Monday, 21 November 2011


This was a 16 year old to his mother after being persecuted repeatedly by friends on his i-Phone when he didn’t instantly reply to his voice mail and texts. It’s worth considering in this techno-age.  Bryan Appleyard author of “The brain is wider than the sky” did just that at the RSA this week. Bryan writes for the Sunday Times. There were many questions - has technology made our lives better? Are “they” out to control our minds? Is the progress to thinking machines inevitable?

He was uneasy. In his research he spent time in Silicon Valley where employees at Microsoft confessed “we are not whole people here” and everyone described what they did as “transforming” and “life changing”.
Technology is responsible for one of the things people hate most – call trees on phones where a computerised voice tells you to “press 1 or 2 or whatever” ( advises you how to beat this system, by the way.)

Check out Facebook updates to discover what “seeing inside our minds” is coming to. Bryan reckons if they have your date of birth and postcode you are nailed. So, if they don’t control our minds yet but that’s where it’s leading.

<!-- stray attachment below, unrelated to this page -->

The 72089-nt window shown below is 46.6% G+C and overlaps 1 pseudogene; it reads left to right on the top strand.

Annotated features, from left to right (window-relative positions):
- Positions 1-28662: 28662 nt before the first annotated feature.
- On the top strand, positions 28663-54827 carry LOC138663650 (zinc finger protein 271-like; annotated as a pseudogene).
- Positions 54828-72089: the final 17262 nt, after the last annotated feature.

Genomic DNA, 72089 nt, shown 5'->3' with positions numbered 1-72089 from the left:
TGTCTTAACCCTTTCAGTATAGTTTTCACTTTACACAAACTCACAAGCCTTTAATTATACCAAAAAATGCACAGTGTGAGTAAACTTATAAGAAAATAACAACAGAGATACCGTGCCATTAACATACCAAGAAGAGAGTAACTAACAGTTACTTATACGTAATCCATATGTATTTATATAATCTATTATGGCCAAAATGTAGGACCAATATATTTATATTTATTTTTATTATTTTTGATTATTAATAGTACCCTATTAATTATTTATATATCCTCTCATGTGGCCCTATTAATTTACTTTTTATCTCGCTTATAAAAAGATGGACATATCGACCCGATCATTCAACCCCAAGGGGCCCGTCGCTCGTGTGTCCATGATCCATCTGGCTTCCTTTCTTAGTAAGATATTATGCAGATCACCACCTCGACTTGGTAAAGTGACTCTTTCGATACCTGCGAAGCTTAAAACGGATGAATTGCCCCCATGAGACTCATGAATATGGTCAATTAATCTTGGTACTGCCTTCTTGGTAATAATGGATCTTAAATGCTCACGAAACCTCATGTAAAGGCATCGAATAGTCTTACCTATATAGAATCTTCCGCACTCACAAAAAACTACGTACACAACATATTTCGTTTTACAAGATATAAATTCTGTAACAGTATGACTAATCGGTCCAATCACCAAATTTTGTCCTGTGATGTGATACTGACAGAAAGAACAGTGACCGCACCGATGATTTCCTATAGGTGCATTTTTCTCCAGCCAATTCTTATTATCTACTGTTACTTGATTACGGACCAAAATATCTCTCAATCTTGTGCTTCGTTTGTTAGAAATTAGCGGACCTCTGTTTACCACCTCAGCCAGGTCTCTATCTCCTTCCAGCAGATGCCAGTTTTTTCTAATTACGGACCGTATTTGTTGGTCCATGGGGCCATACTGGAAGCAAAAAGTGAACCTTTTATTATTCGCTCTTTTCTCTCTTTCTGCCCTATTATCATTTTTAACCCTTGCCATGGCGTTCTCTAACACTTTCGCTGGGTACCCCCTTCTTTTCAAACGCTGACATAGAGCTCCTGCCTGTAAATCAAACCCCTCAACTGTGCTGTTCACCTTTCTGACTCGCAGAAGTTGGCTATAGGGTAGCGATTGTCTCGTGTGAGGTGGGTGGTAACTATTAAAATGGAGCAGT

The Turing Test comprises putting a computer and human answering service to see if you can tell the difference. My advice is to tell the computer a joke.

Science has moved from human experiments to human observation to computer modelling to neuro-experiments. Put “neuro” in front of anything and it certainly sound uber-cool. (“I’m on the new neuro-diet. We do laboratory neuro-research instead of focus groups now.”)  Science and its bastard offspring “singularity” and “scientism”  are worrying signs of making information neutral and fact defined…a world of “if you can’t count it,  it isn’t there.”

Then Rod Liddle Spectator and Sunday Times who looks like an out-of-condition bouncer who’s very clever laid in to Bryan calling him a “bourgeois escapist Leavisite” – in other words anti-science and reactionary.  “Can robots think?” “Yes” asserted Liddle. “Celebrities today are our most successful robots.”  Well done Rod. “I’m a robot get me out of here”.

The rush of technology as with all trends is excitingly undiscriminating. Lives are generally improved but the bearers of tech banners (to get back to my comment on jokes) have this in common. No irony. No sense of humour. Utterly self-obsessed.  Consider the late Steve Jobs. Genius is not always a good companion or right. Except when he’s called Einstein and says “not everything that that can be counted counts and not everything that counts can be counted.”

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